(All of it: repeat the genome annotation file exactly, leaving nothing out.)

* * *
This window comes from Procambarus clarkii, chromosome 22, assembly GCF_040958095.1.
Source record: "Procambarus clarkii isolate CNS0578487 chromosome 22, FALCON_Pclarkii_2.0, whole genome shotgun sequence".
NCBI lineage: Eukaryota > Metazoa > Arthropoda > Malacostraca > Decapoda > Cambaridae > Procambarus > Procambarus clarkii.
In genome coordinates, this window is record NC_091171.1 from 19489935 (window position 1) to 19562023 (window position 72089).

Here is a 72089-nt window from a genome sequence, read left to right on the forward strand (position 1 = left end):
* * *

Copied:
This window comes from Procambarus clarkii, chromosome 22, assembly GCF_040958095.1.
Source record: "Procambarus clarkii isolate CNS0578487 chromosome 22, FALCON_Pclarkii_2.0, whole genome shotgun sequence".
NCBI lineage: Eukaryota > Metazoa > Arthropoda > Malacostraca > Decapoda > Cambaridae > Procambarus > Procambarus clarkii.
In genome coordinates, this window is record NC_091171.1 from 19489935 (window position 1) to 19562023 (window position 72089).

Here is a 72089-nt window from a genome sequence, read left to right on the forward strand (position 1 = left end):